Here's how the damper works. Two 300-ton weights sit at opposite ends of the 58th floor of the Hancock. Each weight is a box of steel, filled with lead, 17 feet square by 3 feet high. Each weight rests on a steel plate. The plate is covered with lubricant so the weight is free to slide. But the weight is attached to the steel frame of the building by means of springs and shock absorbers. When the Hancock sways, the weight tends to remain still -- that's inertia, right, class? -- allowing the floor to slide underneath it. Then, as the springs and shocks take hold, they begin to tug the building back. The effect is like that of a gyroscope, stabilizing the tower. The reason there are two weights, instead of one, is so they can tug in opposite directions when the building twists. The cost of the damper was $3 million.
The Hancock's cobra dance was, obviously, a second major disaster. But it, too, had absolutely nothing to do with the windows falling out. Which brings us to:
After all this technological excitement, the solution to the mystery of the falling glass comes almost as an anticlimax. Samples of the Hancock window panels were being exhaustively tested in a wind tunnel in Ontario. They were subjected to vibration and oscillation until they failed. Eventually it was found that the whole problem was right there in the window unit itself.
Each panel was a sandwich: two layers of glass with an air space between, all held in a metal frame. To cut the glare and heat of the sun, a coat of reflective chromium was placed on the inside surface of the outside pane of glass. (This layer of chrome was what gave the building its mirror effect.) The window frame was bonded to the chrome with a lead solder. During the testing, it was noticed that when a window failed, the failure began when a tiny J-shaped crack appeared at the edge of an outside pane of glass. What was happening was this: The lead solder was bonding too well with the chrome -- so well, so rigidly, that the joint couldn't absorb any movement. But window glass always moves. It expands and contracts with changes in temperature, and it vibrates with the wind. So the solder would fatigue and crack. The crack would telegraph through to the glass, and the cycle of failure would begin.
Investigators found that similar failures had occurred with this same window type, by this same window manufacturer, in other, less conspicuous buildings. All 10,344 of the Hancock's double-pane windows were replaced with single sheets of tempered glass. The window maker paid the cost, which was $7 million. Part of the deal was that everyone agreed to keep the secret.
Ever wonder what happened to the original windows? The 5,000 undamaged ones went on sale, at $100 each, in bargain outlets in Hingham and Lynn and in Maine. Many are now tabletops, picture windows or greenhouses. As for the plywood, much of it went to the Boston Redevelopment Authority, where it was used to board up abandoned buildings. Life goes on.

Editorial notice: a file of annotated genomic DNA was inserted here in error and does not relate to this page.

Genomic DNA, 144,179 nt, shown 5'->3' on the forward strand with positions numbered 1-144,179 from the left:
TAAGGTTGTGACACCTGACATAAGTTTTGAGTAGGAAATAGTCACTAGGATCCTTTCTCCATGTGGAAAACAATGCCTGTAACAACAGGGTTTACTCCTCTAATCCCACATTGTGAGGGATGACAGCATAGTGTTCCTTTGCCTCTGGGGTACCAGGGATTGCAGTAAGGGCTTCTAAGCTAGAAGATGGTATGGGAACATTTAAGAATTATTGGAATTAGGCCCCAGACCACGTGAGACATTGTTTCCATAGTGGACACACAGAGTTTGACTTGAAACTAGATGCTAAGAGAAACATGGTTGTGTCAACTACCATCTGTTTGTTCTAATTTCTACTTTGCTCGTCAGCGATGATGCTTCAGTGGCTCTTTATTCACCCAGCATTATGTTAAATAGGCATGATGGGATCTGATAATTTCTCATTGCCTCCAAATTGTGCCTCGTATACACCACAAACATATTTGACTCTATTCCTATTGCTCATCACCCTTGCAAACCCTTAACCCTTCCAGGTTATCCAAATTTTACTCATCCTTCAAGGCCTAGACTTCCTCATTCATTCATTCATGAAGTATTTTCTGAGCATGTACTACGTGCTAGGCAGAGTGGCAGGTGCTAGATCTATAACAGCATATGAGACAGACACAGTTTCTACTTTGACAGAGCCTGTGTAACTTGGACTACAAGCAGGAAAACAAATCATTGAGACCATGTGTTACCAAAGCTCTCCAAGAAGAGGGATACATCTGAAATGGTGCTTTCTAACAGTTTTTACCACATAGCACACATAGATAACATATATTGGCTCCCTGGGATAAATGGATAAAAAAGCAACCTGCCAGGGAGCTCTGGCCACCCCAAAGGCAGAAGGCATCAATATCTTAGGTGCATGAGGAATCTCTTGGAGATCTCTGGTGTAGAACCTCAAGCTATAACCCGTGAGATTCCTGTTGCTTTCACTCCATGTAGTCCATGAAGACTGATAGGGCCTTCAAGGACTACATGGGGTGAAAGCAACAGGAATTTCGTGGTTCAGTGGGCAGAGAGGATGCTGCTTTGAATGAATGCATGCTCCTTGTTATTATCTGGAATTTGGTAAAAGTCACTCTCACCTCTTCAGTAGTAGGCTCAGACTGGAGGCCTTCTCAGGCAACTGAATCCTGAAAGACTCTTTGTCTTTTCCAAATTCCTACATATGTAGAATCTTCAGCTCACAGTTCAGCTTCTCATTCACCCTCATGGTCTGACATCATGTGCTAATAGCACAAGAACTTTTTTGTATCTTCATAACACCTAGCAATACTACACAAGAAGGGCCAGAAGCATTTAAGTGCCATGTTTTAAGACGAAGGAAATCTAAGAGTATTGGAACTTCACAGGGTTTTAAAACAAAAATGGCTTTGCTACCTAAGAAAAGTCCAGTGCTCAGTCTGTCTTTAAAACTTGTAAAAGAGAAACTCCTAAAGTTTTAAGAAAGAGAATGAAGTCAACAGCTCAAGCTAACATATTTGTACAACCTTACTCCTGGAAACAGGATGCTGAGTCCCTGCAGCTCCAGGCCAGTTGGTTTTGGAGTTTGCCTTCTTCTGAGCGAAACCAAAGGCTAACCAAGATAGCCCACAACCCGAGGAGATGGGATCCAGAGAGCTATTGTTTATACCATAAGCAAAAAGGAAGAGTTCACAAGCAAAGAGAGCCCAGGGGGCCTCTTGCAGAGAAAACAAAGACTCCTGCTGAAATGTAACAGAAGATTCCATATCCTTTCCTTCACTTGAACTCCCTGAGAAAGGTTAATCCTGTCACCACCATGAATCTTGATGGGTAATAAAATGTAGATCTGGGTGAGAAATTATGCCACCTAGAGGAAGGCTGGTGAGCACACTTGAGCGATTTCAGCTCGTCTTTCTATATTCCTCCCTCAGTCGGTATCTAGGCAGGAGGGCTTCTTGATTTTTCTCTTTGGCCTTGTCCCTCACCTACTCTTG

We're near the end now. Faced with such a multiplicity of problems, the architect, Harry Cobb, decided he needed some ultimate reassurance that his building was safe. He hired Thurlimann to review its structural integrity because Thurlimann was the world's leading authority on high-rise steel-frame buildings.
Thurlimann's discovery is the most astonishing of all these events. He announced that, according to his calculations, under certain rare but entirely possible wind conditions, the Hancock might fall over. Most amazing of all, it would fall on its narrow edge.
Nobody ever thinks of a long thin building like the Hancock falling over in the long direction. You'd imagine that if it ever blew over, it would fall on a flat side, since obviously the flat side -- like a sail -- receives much more wind. But no, said Thurlimann: The building was stiff enough in the flat direction. The danger was that it might collapse on a narrow edge. It would be as if a book standing upright on a table were to fall on its spine.
The problem is in the Hancock's shape -- not its funny angles, but its length, almost 300 feet. If it shifted out of plumb by even a tiny bit in the long direction, the force of gravity, acting over such a great length, would begin to pull it farther.
This gravity action would give the tower a longer natural period of vibration -- something like 16 seconds instead of 12. With each period it would move a little farther, until it fell.
Thurlimann convinced his audience. Over the next few months, at a cost, this time, of $5 million, the tower was stiffened from its base to its top with 1,500 tons of diagonal steel braces. These were placed along the walls of the service core, the central blob of elevators and toilets. In that location -- purely by chance -- there was just enough room for them. It was the Hancock's only stroke of luck.
Nobody was to blame. The Hancock met every structural building code. So it was necessary to stiffen not only the tower but also the codes, and that was done.
Would the Hancock ever, really, have fallen down? Nobody knows, but nobody was willing to take the risk. Is it safe today? A very few panes of the new glass have failed, but that's normal. After all the testing it went through, the Hancock today has got to be one of the safest high-rises in the world. It possesses the strength of a survivor.
So does its architect. Harry Cobb went on to become chairman of the department of architecture at Harvard and is currently the designer of a new federal courthouse on Boston's Fan Pier.
It's only fair to remember that we're talking about a building that, in its aloof way, is among the world's most beautiful. So we'll conclude with a passage from a John Updike story that appeared a year after these events. Updike's narrator, walking past Copley Square, is musing to himself:
"Now I am aware of loving only the Hancock Tower, which has had its missing pane restored and is again perfect, unoccupied, changeably blue, taking upon itself the insubstantial shapes of clouds, their porcelain gauze, their adamant dreaming. I reflect that all art, all beauty, is reflection."